In his Apostolic Exhortation, “PatrisCorde” (“With a Father’s Heart”), Pope Francis describes Saint Joseph as a beloved father, a tender and loving father, an obedient father, an accepting father; a father who is creatively courageous, a working father, a father in the shadows, dedicated to the interests of Jesus, protector of the Church and the family. These attributes point out and appreciate the spirituality and the importance of Saint Joseph’s mission in the event of the incarnation and life of Jesus as “Minister of Salvation,” as well as his presence in the lives of Christians throughout the Church’s journey. In other words, called by God to help in the mission of Jesus Christ, St. Joseph cooperated with the mystery of Redemption as “Minister of Salvation,” as Pope Saint John Paul II described him in his Apostolic Exhortation, “Redemptoris Custos.” Historically, the phrase “Minister of Salvation” was first used by Saint John Chrysostom, a quintessential early Church Father and Archbishop of Constantinople, in reference to Saint Joseph in his commentaries on Matthew’s gospel.
In revealing this truth, Sacred Scripture attests to the veracity that the person and mission of Saint Joseph and that of our Lord Jesus Christ are closely linked together. Little wonder the Vatican Congregation for Divine Worship and the Discipline of the Sacraments, through the approval of the Holy Father, Pope Francis, rightly introduced seven invocations to the Litany of Saint Joseph, of which one of them is “Minister of Salvation.” That said, how can we understand Saint Joseph properly as “Minister of Salvation” since it is believed that he left the scene before the commencement of the ministry of our Lord Jesus Christ, the Saviour of the world? Put differently, how did Saint Joseph participate as a minister in the work of salvation achieved by Christ? As spouse of the Mother of God, Saint Joseph participated in a decisive manner in the event of the incarnation, birth, circumcision, upbringing/education, and consequently, in the redemptive ministry of the Son of God, who is the Salvation of mankind.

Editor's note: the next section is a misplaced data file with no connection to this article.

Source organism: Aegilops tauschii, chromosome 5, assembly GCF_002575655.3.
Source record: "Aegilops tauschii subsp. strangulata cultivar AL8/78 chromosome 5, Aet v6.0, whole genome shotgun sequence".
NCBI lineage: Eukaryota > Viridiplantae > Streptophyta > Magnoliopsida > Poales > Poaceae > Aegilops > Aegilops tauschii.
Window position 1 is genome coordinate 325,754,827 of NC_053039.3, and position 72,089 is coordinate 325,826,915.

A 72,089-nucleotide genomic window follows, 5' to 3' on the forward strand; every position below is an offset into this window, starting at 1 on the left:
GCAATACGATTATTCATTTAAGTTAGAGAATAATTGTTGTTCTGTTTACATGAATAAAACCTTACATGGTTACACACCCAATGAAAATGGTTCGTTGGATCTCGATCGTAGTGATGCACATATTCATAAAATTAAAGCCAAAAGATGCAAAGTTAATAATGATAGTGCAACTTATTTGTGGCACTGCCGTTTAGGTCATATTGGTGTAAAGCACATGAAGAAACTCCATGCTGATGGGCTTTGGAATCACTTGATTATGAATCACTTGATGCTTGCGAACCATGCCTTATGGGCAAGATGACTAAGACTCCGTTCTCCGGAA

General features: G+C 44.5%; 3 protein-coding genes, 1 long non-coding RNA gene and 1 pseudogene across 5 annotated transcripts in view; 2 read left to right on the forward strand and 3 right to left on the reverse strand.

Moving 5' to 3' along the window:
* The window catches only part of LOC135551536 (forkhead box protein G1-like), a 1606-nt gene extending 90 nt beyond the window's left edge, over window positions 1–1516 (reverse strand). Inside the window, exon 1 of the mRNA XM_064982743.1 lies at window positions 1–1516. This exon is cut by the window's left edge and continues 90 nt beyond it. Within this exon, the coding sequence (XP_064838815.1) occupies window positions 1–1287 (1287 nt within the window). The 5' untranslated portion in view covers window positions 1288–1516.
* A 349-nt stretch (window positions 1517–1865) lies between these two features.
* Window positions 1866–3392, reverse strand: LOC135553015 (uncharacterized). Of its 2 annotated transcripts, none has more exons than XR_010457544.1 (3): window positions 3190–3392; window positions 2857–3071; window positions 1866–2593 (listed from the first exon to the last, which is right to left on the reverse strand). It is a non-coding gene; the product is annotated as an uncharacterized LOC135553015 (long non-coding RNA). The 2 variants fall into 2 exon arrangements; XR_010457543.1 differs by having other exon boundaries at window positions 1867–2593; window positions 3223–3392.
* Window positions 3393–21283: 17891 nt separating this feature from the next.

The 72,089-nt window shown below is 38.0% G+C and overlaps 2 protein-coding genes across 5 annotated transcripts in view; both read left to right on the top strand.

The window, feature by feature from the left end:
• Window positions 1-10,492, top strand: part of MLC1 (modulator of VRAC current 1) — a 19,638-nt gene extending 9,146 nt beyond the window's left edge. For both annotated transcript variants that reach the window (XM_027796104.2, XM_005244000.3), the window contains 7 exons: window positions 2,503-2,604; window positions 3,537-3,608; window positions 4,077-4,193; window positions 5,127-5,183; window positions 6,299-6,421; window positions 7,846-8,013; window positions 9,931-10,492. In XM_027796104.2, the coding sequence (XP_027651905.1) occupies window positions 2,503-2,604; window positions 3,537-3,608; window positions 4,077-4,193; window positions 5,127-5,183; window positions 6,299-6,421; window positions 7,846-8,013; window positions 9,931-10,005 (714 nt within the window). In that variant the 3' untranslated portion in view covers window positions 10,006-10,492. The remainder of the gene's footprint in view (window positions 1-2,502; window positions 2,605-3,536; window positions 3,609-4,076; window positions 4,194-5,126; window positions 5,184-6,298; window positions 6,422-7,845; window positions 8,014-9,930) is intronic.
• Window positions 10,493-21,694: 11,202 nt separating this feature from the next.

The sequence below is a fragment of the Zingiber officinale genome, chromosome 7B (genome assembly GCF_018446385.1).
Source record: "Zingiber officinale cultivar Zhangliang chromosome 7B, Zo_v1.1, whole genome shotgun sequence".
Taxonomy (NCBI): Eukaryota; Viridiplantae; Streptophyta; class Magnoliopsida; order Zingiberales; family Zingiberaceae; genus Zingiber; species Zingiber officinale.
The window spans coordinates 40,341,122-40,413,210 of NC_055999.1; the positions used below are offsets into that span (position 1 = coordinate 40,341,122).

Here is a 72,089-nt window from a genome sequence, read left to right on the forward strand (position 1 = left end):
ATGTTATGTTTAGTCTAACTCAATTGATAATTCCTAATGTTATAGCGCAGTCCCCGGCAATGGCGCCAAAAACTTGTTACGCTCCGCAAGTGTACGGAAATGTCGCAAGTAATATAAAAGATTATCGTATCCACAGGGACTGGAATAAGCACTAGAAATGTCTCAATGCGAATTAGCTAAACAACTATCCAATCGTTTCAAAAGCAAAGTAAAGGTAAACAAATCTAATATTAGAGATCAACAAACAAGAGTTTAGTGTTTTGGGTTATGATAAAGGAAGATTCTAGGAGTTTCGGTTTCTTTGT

This is because: “The Incarnation and Redemption constitute an organic and indissoluble unity, in which ‘the plan of revelation is realized by words and deeds which are intrinsically bound up with each other.’” (cf. Second Vatican Ecumenical Council, Dogmatic Constitution on Divine Revelation, Dei Verbum #2, quoted in “Apostolic Exhortation, “Redemptoris Custos” of the Supreme Pontiff John Paul II on the Person and Mission of Saint Joseph in the Life of Christ and of the Church.”) In relation with the antecedent, the Catechism of the Catholic Church (CCC #515), affirms: “From the swaddling clothes of his birth to the vinegar of his Passion and the shroud of his Resurrection, everything in Jesus’ life was a sign of his mystery.” In consonance, CCC #517 states: “Christ’s whole life is a mystery of redemption. Redemption comes to us above all through the blood of his cross, but this mystery is at work throughout Christ’s entire life…” Needless to say, our salvation/redemption already commenced with Christ’s incarnation, birth, circumcision, etc., which St. Joseph already participated in and ministered; this, however, reached its culmination with Christ’s death and resurrection.